A senior leader of a militia that U.S. officials blame for recent attacks on American personnel was killed in a U.S. Special Operations retaliatory drone strike in the Iraqi capital on Wednesday, according to the Pentagon. This follows President Biden’s promise that the response to a series of attacks by Shiite militias would persist.
According to the Pentagon, the individual was a top official of the paramilitary group Kata’ib Hezbollah, which is believed by officials to have carried out the drone assault in Jordan last month that resulted in the deaths of three American service members and injuries to over forty others.
American intelligence agencies had been following the militia commander for some time, according to a U.S. official, who described the strike as a “dynamic” hit. According to a second official, the US still has the option to target other commanders and leaders of Shiite militias.
Footage from the area revealed a fire and the remains of a wrecked car in an eastern Baghdad neighborhood. According to a senior official from Kata’ib Hezbollah and the Revolutionary Guards Corps of Iran, two commanders were killed in the strike. Arkan al-Elayawi and Abu Baqir al-Saedi were named by witnesses as the individuals on identification cards discovered in the area.
As a result, Baghdadi demonstrators took to the streets, yelling, “America is the devil.” Defending Iraq’s sovereignty and warning of “dangerous repercussions in the region,” Maj. Gen. Tahsin al-Khafaji characterized the attack as “an aggression.”
The United States launched what Mr. Biden and his advisors have described as an ongoing campaign of reprisal on Friday and Saturday, following three relatively calm days in the Middle East. Wednesday’s strike followed these salvos.
Following their strikes on Iranian and militia facilities in Syria and Iraq on Friday, American jets were reported by the Pentagon on Monday to have destroyed or badly damaged the majority of those objectives.
The Pentagon spokesperson, Maj. Gen. Patrick S. Ryder, reported that “more than 80” out of 85 targets in Iraq and Syria had been either destroyed or made inoperable. He listed logistics and ammo bunkers among the targets, along with command and intelligence centers, rocket, missile, and attack drone depots.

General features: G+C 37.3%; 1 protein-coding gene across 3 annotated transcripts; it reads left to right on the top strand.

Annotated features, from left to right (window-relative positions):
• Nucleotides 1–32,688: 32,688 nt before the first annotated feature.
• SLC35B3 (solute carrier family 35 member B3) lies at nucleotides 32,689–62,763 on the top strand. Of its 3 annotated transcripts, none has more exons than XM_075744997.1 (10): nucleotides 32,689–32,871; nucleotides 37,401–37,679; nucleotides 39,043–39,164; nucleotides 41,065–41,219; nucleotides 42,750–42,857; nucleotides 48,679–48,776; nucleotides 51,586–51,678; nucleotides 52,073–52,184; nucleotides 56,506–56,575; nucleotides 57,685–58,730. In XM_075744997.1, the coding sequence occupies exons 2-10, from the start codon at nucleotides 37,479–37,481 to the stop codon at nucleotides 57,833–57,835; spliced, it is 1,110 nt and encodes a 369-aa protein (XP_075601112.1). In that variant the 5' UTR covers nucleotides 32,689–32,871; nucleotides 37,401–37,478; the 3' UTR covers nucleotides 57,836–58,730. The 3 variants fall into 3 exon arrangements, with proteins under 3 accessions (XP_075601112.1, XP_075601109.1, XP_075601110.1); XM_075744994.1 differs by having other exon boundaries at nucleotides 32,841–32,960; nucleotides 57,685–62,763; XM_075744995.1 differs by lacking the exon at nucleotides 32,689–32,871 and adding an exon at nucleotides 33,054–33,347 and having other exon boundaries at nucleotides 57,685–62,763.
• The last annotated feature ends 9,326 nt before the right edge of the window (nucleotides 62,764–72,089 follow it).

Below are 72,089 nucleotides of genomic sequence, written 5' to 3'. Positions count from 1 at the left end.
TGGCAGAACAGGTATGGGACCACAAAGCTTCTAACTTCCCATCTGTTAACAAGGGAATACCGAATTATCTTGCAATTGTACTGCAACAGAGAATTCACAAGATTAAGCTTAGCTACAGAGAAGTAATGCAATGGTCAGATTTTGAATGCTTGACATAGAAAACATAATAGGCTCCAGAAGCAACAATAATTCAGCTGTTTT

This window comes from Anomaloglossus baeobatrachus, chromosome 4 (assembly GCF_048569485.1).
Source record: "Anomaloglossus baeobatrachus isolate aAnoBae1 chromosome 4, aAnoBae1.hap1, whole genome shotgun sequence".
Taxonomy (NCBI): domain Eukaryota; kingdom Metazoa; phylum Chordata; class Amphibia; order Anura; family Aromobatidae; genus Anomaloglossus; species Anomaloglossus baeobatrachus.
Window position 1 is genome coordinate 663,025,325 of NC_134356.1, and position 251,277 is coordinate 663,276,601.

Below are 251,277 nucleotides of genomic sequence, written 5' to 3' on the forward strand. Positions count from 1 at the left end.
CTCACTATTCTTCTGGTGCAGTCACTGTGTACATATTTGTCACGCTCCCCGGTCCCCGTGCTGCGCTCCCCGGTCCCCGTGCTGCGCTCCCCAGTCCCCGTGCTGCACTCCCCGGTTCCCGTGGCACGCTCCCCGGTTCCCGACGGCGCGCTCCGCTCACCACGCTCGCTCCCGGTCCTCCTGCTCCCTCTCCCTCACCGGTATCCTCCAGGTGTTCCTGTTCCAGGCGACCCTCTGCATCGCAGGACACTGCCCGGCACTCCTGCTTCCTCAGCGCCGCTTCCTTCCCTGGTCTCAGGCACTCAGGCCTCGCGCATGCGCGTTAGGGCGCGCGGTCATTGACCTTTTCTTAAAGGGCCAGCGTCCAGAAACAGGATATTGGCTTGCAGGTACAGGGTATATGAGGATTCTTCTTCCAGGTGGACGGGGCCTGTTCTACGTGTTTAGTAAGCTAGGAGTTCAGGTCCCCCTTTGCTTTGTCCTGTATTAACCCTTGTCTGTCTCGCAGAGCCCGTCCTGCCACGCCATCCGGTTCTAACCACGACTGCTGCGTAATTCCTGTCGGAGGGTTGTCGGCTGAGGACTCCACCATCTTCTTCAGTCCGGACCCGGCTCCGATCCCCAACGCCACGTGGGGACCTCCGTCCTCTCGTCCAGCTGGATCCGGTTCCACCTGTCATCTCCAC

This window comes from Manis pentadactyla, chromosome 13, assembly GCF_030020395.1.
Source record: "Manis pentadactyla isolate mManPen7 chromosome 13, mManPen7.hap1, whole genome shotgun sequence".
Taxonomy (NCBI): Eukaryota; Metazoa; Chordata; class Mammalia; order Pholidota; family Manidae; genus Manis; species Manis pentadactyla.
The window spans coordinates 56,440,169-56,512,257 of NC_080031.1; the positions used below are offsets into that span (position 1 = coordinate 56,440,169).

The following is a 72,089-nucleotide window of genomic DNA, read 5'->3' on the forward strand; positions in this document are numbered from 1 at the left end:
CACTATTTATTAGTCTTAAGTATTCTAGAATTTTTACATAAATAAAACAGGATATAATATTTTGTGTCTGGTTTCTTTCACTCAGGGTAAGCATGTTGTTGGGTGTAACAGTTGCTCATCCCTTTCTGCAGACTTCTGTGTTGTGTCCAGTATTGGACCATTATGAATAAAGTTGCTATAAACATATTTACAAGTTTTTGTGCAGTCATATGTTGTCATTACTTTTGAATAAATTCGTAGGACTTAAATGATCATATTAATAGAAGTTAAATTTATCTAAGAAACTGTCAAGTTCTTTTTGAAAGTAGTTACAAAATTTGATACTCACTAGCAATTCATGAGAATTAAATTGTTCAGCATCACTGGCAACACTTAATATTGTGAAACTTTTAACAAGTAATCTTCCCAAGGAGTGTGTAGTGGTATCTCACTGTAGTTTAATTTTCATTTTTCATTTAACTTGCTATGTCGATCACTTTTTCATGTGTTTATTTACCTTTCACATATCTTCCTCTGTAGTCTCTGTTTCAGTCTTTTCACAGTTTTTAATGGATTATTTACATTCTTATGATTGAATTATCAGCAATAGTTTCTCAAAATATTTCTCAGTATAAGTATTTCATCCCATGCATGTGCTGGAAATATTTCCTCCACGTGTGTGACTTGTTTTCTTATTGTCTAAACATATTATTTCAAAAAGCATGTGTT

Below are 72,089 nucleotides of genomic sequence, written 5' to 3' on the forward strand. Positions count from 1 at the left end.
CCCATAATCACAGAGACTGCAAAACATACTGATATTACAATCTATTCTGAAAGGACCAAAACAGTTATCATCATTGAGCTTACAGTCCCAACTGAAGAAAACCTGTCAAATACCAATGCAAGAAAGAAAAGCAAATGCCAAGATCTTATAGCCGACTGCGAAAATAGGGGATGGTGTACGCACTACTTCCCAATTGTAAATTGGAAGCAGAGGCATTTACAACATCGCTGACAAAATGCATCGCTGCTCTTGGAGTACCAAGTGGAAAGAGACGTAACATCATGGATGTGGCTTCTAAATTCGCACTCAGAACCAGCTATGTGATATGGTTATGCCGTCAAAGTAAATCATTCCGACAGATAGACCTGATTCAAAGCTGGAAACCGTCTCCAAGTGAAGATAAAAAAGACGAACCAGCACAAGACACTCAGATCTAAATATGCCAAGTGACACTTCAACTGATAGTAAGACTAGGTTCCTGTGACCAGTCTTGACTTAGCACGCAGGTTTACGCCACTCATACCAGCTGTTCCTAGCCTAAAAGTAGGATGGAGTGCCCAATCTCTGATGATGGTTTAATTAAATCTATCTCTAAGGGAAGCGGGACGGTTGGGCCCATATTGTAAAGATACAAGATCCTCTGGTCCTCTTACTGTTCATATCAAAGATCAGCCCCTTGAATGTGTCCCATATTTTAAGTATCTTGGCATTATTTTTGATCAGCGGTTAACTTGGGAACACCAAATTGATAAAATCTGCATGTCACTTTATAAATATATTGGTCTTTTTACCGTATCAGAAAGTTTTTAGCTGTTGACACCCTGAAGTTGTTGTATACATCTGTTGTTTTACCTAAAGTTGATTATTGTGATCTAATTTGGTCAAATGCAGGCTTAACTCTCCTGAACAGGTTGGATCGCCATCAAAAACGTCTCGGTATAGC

The US views the Iraqi group Kata’ib Hezbollah as a terrorist organization and an Iranian proxy. The United States attributes the increasing frequency of missile and drone strikes on American forces in Iraq and Syria since the conflict between Hamas and Israel started on October 7 to Iran and its affiliated militias.
The goal of the retaliatory attacks ordered by the Biden administration has been to prevent a broader conflict by dissuading these groups. Administration officials claimed that a red line had been broken when three American service men were killed in a drone attack on a remote base in Jordan on January 28. Mr. Biden, however, promised a persistent campaign of revenge.
The Iranian government’s unwillingness to directly challenge the US was reflected in Kata’ib Hezbollah’s announcement that it would cease attacks on US personnel following that strike, which was ordered by the Iraqi and Iranian governments. However, other criminal organizations have not made the same promises.
Despite the administration’s claims that it does not want war with Iran, the region has been pushed closer to a wider conflict due to the attacks in Syria, Iraq, and Jordan, as well as the tit-for-tat strikes exchanged between the US and its allies and the Houthis in Yemen, who are backed by Iran.
American authorities have stated that their main objective is to reduce the militias’ powerful weaponry and prevent more attacks on American forces and trade ships in the Red Sea.
U.S. officials have stated that by striking targeted Kata’ib Hezbollah commanders, the administration is threatening Iran and the militias it supports with a heavy retaliation for every American life lost.
The Pentagon said in January that they had assassinated the commander of Haraqat al Nujaba, an Iraqi militia that was involved in plotting and executing assaults against American forces in Syria and Iraq.
In private, national security analysts and officials have speculated that a long-term operation comparable to the six-year fight against the Islamic State in Iraq and Syria would be necessary for the US to significantly weaken the capabilities of the militias backed by Iran.
According to the officials, even in that case, the militias backed by Iran have a better chance of survival than the Islamic State, which was under pressure from the US, Iran, and even Russia. Additionally, a far larger number of senior commanders and officials would need to be targeted by the US.
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